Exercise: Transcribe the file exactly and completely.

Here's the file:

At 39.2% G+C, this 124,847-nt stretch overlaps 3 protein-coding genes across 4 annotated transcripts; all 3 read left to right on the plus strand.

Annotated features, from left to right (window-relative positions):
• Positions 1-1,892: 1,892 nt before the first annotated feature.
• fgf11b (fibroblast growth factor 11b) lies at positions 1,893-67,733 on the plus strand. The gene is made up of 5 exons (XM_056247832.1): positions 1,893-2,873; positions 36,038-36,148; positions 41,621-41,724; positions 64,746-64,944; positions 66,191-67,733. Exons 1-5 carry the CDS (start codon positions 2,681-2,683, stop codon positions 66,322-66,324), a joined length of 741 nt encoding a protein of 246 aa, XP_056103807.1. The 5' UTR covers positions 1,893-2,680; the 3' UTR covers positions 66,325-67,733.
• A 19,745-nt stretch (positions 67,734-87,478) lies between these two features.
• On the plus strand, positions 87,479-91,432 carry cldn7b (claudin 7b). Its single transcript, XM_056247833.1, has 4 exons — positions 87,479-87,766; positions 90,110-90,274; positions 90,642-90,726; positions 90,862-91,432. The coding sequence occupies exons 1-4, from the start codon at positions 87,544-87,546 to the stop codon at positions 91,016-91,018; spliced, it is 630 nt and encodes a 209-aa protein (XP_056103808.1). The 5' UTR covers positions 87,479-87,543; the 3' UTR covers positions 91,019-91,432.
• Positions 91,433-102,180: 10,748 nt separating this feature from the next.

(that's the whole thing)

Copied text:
At 39.2% G+C, this 124,847-nt stretch overlaps 3 protein-coding genes across 4 annotated transcripts; all 3 read left to right on the plus strand.

Annotated features, from left to right (window-relative positions):
• Positions 1-1,892: 1,892 nt before the first annotated feature.
• fgf11b (fibroblast growth factor 11b) lies at positions 1,893-67,733 on the plus strand. The gene is made up of 5 exons (XM_056247832.1): positions 1,893-2,873; positions 36,038-36,148; positions 41,621-41,724; positions 64,746-64,944; positions 66,191-67,733. Exons 1-5 carry the CDS (start codon positions 2,681-2,683, stop codon positions 66,322-66,324), a joined length of 741 nt encoding a protein of 246 aa, XP_056103807.1. The 5' UTR covers positions 1,893-2,680; the 3' UTR covers positions 66,325-67,733.
• A 19,745-nt stretch (positions 67,734-87,478) lies between these two features.
• On the plus strand, positions 87,479-91,432 carry cldn7b (claudin 7b). Its single transcript, XM_056247833.1, has 4 exons — positions 87,479-87,766; positions 90,110-90,274; positions 90,642-90,726; positions 90,862-91,432. The coding sequence occupies exons 1-4, from the start codon at positions 87,544-87,546 to the stop codon at positions 91,016-91,018; spliced, it is 630 nt and encodes a 209-aa protein (XP_056103808.1). The 5' UTR covers positions 87,479-87,543; the 3' UTR covers positions 91,019-91,432.
• Positions 91,433-102,180: 10,748 nt separating this feature from the next.